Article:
Writing 101, Day Four: Why Does It Look So Clean?

Written for The Daily Post’s Writing 101, Day Four: The Serial Killer

Write about a loss. The twist: make it the first post in a three-post series.

My post is here:
Why Does It Look So Clean?

I felt upset thinking about it again.

Why Does It Look So Clean? A loss series, part 1

The space in front of my car looked unusually clean and tidy. A lack of dirt did not make it that way. I could see the usual specs, a dust bunny, and a little sticker stuck to the concrete. But it seemed uncluttered. Not normal. And it wasn’t until I got to the car to open the door that the reason seeped into my consciousness. It looked so blank because my daughter’s bicycle was gone.

It had been her big birthday gift from less than a year ago. Not expensive, but a beautiful not-too-girly hot pink Huffy Trail Runner with a spring in the middle which was supposed to absorb the shock as she road, giving her a smoother ride.

Nothing absorbed my shock.

I walked to the exact spot as if that would make it reappear. It didn’t. Gone too was the cable lock that should have held it securely to a small section of the fenced area in front of my car. All gone. Who steals a kids bike?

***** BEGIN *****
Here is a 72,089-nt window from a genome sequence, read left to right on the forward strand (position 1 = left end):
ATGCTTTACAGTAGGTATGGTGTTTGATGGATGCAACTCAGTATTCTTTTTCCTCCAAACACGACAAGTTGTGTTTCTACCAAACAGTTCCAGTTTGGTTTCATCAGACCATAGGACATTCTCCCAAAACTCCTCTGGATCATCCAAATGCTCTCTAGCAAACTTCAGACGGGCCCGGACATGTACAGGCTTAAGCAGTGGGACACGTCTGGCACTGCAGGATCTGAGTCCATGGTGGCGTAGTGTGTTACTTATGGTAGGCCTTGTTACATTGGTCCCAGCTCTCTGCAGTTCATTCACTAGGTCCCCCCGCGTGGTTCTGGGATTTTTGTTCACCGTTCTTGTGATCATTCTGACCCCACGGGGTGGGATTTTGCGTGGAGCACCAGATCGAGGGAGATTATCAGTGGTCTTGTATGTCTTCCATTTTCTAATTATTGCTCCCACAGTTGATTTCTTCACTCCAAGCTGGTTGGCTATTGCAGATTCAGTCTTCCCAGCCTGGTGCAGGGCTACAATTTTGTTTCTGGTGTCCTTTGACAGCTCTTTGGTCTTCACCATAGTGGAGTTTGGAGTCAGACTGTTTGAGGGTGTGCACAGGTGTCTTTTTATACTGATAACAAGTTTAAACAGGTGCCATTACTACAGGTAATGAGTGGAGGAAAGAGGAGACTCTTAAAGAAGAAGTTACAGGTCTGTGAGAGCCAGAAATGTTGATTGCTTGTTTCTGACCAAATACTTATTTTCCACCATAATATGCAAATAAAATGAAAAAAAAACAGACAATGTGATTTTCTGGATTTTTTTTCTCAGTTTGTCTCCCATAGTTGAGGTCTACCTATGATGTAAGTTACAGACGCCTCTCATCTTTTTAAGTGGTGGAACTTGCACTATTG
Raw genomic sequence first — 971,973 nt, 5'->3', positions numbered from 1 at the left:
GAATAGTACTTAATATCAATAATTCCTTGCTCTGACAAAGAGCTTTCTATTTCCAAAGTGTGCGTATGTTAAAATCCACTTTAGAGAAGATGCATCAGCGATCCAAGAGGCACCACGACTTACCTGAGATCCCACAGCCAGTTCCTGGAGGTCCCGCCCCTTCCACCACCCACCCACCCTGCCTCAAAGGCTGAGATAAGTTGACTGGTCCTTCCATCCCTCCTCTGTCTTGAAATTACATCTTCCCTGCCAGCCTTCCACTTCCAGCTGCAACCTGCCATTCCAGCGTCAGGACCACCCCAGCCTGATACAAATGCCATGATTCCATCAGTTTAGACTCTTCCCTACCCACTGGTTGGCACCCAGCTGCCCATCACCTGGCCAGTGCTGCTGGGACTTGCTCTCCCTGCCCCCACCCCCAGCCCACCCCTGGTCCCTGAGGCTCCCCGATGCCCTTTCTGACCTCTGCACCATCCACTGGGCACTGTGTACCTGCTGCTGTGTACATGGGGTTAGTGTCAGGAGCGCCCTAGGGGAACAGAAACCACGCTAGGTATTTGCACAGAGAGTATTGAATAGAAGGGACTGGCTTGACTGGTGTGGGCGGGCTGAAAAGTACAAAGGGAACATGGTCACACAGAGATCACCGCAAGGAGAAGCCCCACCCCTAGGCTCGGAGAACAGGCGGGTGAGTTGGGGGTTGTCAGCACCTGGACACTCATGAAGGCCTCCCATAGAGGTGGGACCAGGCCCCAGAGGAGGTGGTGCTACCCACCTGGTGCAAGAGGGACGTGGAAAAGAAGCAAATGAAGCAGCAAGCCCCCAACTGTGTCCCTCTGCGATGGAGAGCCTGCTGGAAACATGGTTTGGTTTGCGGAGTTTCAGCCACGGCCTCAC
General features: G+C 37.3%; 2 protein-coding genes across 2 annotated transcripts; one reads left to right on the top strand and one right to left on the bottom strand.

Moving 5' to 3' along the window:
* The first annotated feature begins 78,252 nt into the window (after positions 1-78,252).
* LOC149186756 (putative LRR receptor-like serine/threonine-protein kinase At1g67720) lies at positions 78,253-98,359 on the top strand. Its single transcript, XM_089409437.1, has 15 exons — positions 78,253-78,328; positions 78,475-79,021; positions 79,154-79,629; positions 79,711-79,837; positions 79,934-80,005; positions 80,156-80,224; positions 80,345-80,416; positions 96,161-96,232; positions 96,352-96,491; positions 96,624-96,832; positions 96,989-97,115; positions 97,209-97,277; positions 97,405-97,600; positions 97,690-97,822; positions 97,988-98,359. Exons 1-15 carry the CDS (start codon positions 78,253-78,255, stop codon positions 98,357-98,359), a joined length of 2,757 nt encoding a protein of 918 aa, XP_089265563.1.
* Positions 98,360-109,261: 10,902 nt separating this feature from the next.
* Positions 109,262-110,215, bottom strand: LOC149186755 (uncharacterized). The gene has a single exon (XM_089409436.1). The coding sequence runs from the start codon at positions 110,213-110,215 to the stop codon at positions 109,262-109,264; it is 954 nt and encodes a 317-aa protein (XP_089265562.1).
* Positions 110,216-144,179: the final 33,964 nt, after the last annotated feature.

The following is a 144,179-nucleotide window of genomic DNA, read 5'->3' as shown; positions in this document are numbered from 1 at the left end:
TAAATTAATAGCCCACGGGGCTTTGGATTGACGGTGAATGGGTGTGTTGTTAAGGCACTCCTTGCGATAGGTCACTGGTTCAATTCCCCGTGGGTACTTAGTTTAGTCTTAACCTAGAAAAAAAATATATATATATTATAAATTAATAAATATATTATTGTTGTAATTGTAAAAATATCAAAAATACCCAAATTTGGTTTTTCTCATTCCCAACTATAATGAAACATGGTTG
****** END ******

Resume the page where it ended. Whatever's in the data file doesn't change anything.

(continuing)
The little sticker semi-adhered to the concrete was from one of the lights we had attached to the bike for safety. The sticker told us where to put the batteries. Lights gone. Batteries gone. Bike gone. Bell gone. Bastards.

I realized a bike two parking spots down was also gone — the green one that had been covered in a thick layer of dust. A blue bike, just as dusty, was still there — held securely with a D lock.

Why did it have to be my daughter’s bike? We should have had a better lock, but I never imagined we’d need it.

We put up signs for her beautiful missing bike. It made us feel a little better. Finally we purchased a used one from a neighbor.

The blue bike with the D lock is still there now a year and half later. Still covered in dust. It hasn’t moved. I think the people who owned it have moved away and forgotten it.

Updating to add that the sticker actually tells how to operate the light. I checked. It’s still there in our building’s garage in front of my parking space. And I was really proud of how my daughter handled all this. She was sad, but very grown up.